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24 and the Use of Torture to Obtain Preventive Intelligence
There are few more divisive, emotional, and contentious issues than torture. Until 9/11 the very word “torture” was regarded as a taboo. Torture was thought of as a discredited throwback to the dark ages, Nazism, Stalinism, and the Argentine Junta. We knew, of course, that it was practiced by tyrants like Saddam Hussein. But certainly not by the good guys! Then, suddenly, everything seemed to change, as the world confronted the specter of mass-casualty suicide terrorism. Such religiously motivated mayhem could not realistically be deterred by the threat of after-the-fact punishment, because the perpetrators welcomed death. Nor could we afford to wait until the crime had occurred, since the devastation would be so great. We had to instead seek to prevent or pre-empt the terrorist threat. And that is precisely what our government—for better or worse—has been doing since 9/11.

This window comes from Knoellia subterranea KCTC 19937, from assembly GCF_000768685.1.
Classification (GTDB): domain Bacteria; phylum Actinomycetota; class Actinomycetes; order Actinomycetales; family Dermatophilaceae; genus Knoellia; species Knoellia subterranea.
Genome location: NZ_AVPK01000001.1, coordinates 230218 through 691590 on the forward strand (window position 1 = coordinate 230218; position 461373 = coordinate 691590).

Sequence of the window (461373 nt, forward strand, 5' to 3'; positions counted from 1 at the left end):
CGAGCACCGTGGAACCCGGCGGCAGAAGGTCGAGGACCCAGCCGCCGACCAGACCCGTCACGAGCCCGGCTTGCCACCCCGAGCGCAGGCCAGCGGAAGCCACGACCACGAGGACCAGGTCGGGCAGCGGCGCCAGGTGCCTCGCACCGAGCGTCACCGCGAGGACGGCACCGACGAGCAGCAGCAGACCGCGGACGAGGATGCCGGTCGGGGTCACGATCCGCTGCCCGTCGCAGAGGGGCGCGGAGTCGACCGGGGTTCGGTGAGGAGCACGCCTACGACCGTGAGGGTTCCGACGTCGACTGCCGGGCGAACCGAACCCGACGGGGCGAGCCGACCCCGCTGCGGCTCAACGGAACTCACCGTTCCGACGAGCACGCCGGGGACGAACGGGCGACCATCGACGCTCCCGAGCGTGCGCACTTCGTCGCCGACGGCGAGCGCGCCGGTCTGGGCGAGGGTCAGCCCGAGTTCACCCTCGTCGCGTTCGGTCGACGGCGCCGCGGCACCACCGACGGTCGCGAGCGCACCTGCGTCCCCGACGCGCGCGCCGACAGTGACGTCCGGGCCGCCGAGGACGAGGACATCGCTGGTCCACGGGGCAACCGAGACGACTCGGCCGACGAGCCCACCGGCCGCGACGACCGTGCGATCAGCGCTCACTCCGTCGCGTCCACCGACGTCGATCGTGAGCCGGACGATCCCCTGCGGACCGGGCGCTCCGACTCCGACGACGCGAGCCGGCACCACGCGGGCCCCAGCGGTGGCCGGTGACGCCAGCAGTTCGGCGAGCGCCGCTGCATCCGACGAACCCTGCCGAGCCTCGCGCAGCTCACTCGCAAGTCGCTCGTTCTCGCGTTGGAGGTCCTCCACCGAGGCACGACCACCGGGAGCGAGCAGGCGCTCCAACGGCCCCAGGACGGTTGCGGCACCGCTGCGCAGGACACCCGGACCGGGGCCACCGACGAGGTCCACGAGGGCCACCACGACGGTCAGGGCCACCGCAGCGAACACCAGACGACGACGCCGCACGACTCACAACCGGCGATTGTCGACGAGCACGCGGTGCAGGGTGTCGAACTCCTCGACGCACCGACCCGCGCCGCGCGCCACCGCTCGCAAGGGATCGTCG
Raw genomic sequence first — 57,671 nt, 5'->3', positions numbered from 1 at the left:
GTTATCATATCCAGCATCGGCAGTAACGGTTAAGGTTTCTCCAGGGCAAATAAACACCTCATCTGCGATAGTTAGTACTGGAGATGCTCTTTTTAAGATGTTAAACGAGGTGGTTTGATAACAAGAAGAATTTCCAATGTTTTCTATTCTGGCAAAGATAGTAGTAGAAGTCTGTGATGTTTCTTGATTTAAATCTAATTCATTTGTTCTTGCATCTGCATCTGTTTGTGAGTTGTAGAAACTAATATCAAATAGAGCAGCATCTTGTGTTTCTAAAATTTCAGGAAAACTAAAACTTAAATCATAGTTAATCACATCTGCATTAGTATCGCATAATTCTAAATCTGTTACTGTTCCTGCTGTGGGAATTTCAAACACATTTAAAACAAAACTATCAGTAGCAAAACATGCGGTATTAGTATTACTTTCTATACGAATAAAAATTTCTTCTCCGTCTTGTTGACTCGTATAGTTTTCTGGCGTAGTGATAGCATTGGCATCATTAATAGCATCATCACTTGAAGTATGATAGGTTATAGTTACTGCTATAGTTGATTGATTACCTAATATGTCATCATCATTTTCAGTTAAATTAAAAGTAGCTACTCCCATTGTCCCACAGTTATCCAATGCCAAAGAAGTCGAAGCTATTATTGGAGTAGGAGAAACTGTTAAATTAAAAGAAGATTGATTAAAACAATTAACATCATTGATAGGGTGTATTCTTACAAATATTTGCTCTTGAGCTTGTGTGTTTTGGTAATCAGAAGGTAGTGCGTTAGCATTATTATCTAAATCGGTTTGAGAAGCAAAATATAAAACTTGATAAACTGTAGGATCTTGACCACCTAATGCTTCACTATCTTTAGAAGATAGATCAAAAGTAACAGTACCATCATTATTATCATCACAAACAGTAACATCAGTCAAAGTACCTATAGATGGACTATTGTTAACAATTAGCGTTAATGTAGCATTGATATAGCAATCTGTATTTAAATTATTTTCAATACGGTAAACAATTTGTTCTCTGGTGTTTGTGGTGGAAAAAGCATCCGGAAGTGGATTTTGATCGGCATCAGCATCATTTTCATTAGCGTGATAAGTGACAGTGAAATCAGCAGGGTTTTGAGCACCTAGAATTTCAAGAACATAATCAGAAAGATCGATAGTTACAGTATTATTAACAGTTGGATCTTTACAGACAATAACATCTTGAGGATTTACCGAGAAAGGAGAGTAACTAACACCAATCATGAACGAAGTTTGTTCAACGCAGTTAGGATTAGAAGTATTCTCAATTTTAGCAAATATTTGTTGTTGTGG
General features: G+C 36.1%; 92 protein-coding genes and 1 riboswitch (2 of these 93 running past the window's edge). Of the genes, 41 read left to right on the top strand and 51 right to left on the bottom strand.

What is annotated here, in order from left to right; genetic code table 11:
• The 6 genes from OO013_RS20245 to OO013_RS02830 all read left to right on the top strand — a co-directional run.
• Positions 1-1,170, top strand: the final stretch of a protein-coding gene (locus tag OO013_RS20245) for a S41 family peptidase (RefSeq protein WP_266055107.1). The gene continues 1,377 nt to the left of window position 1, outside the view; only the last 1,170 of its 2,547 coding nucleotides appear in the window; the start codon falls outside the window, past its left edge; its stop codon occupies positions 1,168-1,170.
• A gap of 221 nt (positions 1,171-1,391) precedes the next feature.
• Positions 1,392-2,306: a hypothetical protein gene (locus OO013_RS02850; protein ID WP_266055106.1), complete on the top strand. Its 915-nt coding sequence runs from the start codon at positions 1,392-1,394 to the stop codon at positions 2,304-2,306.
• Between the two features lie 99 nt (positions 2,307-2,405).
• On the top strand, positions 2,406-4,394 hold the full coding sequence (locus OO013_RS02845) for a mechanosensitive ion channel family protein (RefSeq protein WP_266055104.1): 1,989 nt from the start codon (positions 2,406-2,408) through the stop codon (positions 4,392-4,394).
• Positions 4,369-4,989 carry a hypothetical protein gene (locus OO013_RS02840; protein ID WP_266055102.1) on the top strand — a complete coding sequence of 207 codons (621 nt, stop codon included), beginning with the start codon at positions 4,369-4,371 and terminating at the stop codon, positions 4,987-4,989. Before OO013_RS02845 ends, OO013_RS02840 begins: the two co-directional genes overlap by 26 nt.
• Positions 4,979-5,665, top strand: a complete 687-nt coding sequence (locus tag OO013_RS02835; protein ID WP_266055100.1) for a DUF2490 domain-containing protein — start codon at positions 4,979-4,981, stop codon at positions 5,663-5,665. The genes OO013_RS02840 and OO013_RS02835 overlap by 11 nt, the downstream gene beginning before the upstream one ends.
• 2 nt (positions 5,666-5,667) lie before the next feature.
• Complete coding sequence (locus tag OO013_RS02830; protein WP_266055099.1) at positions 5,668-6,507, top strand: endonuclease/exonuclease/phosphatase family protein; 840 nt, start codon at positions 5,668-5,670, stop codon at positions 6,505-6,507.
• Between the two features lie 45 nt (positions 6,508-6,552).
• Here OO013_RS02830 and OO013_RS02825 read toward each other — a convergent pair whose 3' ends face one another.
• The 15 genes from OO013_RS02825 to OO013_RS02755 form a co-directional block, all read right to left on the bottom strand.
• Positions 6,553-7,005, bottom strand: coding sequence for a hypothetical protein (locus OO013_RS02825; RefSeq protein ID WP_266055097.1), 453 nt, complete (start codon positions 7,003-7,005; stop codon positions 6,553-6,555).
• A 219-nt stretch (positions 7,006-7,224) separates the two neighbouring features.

As we move closer to the “preventive state,” real-time information becomes increasingly important. One mechanism for securing preventive intelligence information is interrogation. This mechanism may range from polite questioning to extreme pressure. That is where torture comes into play. The question of whether to use torture against a suspected terrorist in an effort to prevent an imminent mass-casualty attack has become known as the “ticking bomb” problem. This conundrum has been placed on the world’s agenda by real events, such as the terrorist attacks in NYC, DC, London, Madrid, Bali, Tel Aviv, and Baghdad. It has received widespread popular attention through television—particularly the show 24—and it has become a source of …
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